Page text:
Natural History Museum, London


Natural History Muse - Have you ever wondered what spiders could | There’s just one week to go until this year’s | For #WorldRhinoDay, a very early..

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Have you ever wondered what spiders could be scared of? Armed with one of the most painful stings on the planet, meet the tarantula hawk: the wasp that is a spider's worst nightmare:

#Venom: Killer and cure opens at the Museum on 10 No...

Natural History Museum, London is at Natural History Museum, London.

There’s just one week to go until this year’s free Science Uncovered: Oceans event at the Museum, so here’s a #FossilFriday of an Upper Jurassic cephalopod from 160 million years ago that has been inspired by the animal in our poster for the event.

This Belemnotheutis antiquus specimen wa...

Natural History Museum, London is at Natural History Museum, London.

For #WorldRhinoDay, a very early - and wonderful - depiction of an animal in the Rhinocerotidae family from our #NHM_Library collection. This woodcut was published in the late 1550s as part of Konrad Gesner’s Histoire Animalium (Volume 1 De Quadrupedibus Viviparius). The Histoire Animalium...

Natural History Museum, London Photo 2017-09-21 14:20

Louis Renard's Poissons, Ecrevisses et Crabes, Vol 1 from 1754 is the earliest known work on fish to be produced in colour. In keeping with the film we shared yesterday about Justin Hofman’s #WPY53 photograph of a seahorse, our #ThrowbackThursday - Folio 11 from the volume in our #NHM_...

Photos from Natural History Museum, London's post

#SciNews: How do you count the number of plants in the Amazon? Very, very carefully. Scientists now have a clear idea of the number of plant species that grow in the vast lowland rainforests of the Amazon.

An international team have painstakingly cross-checked data from botanical collec...

Natural History Museum, London Photo 2017-09-19 11:54

A bit of beetle bling for #TaxonomyTuesday: at up to ca. 8 cm in length, Euchroma gigantea is the biggest of the Buprestidae.

The jewel beetles (aka metallic wood-boring beetles) is one of the larger families of Coleoptera. As well as the many species and genera of today, beetles f...

Natural History Museum, London Photo 2017-09-18 10:37

Variscite is a hydrated aluminium phosphate and the rare, bluish-green mineral can be found in aluminium-rich rocks. It is named after Variscia, the old name for Vogtland in Germany. If you are visiting this #MineralMonday, try and spot it in the new #HintzeHall.

The #WPY53 exhibition opens on 20 Oct 2017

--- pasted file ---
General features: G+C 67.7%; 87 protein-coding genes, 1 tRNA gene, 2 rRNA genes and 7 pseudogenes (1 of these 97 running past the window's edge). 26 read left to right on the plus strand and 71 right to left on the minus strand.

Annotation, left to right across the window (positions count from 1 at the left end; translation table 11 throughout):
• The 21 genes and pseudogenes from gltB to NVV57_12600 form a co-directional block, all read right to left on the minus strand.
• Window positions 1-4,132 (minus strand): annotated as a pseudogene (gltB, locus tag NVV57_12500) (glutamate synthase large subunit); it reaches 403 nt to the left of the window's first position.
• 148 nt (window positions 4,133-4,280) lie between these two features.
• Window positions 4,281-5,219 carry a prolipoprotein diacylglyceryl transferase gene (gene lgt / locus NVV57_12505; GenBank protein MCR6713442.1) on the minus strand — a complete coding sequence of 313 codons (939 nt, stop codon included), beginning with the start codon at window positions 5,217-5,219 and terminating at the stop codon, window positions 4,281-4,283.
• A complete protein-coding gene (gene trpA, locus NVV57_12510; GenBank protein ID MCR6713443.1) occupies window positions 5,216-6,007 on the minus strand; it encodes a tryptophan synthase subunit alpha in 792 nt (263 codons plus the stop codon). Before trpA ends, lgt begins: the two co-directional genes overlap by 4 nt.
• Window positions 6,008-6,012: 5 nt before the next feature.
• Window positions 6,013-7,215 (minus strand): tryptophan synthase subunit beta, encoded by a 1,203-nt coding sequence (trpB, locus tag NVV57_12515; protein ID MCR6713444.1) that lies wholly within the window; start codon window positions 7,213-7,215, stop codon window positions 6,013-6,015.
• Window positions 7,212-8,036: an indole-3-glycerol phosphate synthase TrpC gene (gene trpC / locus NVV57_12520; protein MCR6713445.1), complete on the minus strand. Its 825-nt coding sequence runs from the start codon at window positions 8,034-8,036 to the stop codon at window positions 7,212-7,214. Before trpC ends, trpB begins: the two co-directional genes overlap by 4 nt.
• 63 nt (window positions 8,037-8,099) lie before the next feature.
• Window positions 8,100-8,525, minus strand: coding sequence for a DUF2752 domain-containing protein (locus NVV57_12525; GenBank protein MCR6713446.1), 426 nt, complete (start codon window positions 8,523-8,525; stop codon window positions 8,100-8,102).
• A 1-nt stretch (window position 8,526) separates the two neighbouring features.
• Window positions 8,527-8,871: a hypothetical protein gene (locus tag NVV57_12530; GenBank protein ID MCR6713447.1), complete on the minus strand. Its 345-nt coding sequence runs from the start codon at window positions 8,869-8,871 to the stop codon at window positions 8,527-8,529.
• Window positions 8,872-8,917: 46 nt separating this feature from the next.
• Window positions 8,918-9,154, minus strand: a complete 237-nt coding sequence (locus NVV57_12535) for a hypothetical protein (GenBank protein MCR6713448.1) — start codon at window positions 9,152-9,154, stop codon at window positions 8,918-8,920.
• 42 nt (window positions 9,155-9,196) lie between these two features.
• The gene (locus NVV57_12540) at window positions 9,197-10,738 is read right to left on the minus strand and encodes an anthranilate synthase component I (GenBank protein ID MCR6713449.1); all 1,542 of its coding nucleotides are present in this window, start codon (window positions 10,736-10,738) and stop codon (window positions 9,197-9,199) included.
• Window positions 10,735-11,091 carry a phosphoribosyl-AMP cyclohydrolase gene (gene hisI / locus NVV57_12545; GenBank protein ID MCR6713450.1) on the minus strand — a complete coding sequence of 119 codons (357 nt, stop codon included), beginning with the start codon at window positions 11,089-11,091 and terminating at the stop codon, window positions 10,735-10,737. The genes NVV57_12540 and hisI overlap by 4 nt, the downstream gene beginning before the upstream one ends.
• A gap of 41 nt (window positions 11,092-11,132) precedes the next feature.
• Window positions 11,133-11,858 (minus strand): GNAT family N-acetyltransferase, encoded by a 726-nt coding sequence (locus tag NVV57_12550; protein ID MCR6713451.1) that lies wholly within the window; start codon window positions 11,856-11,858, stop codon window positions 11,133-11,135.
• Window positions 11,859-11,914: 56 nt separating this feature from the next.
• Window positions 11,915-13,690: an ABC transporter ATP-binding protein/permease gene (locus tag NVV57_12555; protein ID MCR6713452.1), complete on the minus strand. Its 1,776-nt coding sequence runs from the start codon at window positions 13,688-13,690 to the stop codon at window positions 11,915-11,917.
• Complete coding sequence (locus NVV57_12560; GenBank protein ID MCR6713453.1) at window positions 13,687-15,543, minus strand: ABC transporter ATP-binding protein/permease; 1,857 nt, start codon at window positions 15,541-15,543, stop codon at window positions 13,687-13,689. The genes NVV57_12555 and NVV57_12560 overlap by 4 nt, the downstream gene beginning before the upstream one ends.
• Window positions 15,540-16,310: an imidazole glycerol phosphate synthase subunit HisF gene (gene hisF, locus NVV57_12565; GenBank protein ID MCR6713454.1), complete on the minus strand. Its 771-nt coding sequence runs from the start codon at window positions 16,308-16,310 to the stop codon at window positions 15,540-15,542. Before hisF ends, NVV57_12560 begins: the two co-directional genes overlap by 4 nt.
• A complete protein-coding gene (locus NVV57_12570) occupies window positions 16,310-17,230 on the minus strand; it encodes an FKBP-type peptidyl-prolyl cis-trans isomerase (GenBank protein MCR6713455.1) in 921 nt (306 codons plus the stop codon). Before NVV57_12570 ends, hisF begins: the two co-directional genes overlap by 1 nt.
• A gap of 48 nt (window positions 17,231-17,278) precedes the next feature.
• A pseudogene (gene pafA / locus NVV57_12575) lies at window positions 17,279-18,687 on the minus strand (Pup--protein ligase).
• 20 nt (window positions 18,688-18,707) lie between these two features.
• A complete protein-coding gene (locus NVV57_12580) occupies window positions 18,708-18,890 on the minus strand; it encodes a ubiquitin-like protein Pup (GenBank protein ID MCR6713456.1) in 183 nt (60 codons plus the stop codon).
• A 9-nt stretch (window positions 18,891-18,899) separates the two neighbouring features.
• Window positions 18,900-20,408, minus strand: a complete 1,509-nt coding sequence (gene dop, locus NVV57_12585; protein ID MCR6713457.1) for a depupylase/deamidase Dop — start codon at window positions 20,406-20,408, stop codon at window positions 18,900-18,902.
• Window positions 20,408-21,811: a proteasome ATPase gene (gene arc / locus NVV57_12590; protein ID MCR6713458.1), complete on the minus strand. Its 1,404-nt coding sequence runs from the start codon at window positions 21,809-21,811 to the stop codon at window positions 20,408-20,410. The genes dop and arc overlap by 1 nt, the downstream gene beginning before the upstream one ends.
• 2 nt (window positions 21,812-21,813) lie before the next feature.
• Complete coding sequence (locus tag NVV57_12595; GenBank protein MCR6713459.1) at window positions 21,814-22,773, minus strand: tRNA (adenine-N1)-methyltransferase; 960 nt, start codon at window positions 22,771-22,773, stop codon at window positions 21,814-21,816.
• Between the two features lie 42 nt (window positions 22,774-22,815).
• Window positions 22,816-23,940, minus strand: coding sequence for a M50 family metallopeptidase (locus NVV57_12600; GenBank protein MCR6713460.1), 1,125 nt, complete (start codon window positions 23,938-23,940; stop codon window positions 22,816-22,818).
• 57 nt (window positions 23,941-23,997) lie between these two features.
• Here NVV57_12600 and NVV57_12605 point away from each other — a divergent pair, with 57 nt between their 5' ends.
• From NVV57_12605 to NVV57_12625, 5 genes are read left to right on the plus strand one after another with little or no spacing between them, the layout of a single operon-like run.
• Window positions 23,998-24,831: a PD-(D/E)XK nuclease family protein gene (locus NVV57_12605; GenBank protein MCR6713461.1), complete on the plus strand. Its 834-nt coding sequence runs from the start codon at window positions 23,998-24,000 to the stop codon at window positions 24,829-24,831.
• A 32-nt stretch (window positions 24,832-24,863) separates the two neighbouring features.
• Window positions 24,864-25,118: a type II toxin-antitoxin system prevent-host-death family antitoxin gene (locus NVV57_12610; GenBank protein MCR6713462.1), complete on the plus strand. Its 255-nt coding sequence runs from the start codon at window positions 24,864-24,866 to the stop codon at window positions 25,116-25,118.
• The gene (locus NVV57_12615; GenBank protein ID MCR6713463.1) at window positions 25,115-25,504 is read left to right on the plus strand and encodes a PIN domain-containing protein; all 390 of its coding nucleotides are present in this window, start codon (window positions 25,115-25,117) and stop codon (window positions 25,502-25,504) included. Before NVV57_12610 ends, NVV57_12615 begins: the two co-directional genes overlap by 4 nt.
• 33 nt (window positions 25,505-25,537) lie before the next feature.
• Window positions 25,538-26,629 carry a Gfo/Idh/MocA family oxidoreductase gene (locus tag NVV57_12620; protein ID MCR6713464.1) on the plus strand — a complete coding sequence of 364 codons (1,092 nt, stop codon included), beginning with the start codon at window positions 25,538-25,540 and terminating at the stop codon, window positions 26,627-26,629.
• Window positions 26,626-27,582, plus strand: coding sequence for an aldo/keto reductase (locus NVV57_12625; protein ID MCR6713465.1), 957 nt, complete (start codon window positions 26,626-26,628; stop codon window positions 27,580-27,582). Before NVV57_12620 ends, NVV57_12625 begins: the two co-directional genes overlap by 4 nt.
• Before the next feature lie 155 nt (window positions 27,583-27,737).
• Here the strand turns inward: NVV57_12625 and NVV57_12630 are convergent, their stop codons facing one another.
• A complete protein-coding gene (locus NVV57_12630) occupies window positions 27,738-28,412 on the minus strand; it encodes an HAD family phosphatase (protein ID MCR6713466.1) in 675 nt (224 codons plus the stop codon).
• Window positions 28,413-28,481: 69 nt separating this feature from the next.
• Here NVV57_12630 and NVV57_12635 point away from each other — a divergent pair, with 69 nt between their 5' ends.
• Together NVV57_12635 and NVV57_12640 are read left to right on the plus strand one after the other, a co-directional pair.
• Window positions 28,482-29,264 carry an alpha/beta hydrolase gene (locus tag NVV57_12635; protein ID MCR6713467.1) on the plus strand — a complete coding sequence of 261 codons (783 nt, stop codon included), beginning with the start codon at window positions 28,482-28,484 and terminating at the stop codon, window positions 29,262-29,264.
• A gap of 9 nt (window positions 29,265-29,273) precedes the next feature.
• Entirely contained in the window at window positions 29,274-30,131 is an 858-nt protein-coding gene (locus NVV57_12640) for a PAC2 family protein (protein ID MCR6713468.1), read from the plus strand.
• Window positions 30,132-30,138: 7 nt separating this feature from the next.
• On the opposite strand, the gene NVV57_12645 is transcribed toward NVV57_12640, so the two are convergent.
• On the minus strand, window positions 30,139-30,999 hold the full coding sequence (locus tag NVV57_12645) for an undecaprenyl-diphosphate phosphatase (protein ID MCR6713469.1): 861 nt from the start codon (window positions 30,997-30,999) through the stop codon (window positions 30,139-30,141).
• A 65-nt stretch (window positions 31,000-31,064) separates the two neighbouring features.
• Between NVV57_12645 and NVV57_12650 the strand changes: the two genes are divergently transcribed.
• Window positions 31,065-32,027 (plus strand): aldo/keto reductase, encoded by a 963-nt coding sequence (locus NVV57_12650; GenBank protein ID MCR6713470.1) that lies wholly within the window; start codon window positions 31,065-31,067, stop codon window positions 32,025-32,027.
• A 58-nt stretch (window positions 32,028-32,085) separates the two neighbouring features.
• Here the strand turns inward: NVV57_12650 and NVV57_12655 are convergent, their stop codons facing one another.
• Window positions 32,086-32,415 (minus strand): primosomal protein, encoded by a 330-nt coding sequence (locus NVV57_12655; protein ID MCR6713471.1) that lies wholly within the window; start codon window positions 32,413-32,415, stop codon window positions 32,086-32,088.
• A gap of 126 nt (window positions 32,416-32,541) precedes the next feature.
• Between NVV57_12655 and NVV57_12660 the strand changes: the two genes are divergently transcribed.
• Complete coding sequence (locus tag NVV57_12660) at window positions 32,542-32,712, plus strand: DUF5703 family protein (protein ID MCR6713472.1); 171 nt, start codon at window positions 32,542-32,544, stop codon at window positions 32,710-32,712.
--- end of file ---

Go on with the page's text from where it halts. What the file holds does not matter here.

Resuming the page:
The #WPY53 exhibition opens on 20 Oct 2017: From stories of conservation to hidden underwater worlds, Wildlife Photographer of the Year reveals the breathtaking diversity of nature in 100 award-winning photos taken by the world's best wildlife photographers.

#WPY53 opens Fri 20 Oct,...

Natural History Museum, London Video 2017-09-16 08:56

#SensationalButterflies closes this Sun 17 Sep! Don't miss your chance to see lovely Lepidoptera from around the world. Wander among tropical foliage, spot camouflaged caterpillars and see hundreds of fluttering butterflies:
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MoMA The Museum of Modern Art Photo 2017-09-22 20:00

MoMA PS1 is going back to college for this year's #BacktoSchoolPS1 benefit! Explore more than 20 artist projects organized by NYC collective DIS. The halls of PS1 will be filled with cosplay demonstrations, debates, a Student Union featuring beer pong and junk food, along with dueling comedy shows by Talk Hole and Ruby’s World. And of course, it wouldn’t be college without four theme parties including Fatherhood's foam party. Grab your tickets at

The Holy Face by Claude Mellan - British Museum 2017-09-22 18:30

The Holy Face by Claude Mellan: This amazing print was made using just a single line! It starts at the tip of Christ’s nose and spirals outward to build up the design, using varying widths to change the tone. It was made by French printmaker Claude Mellan in 1649. Most engravers created tone by using crosshatching, but in this instance Mellan has avoided this technique completely to showcase his technical brilliance. Discover the power of prints and the business of printmaking in Europe between 1400 and 1850 in our new free exhibition:

National Gallery of Art Photo 2017-09-22 16:01

Happy first day of fall! We're celebrating the autumnal equinox with this watercolor by Joseph Rubens Powell. What's the first thing you notice? The artist painted all four seasons in watercolor, adding specific details to indicate the time of year. Take a look at each one on our website: Joseph Rubens Powell, "Autumn," watercolor over graphite on wove paper, National Gallery of Art, Washington, Gift of John Nichols Estabrook and Dorothy Coogan Estabrook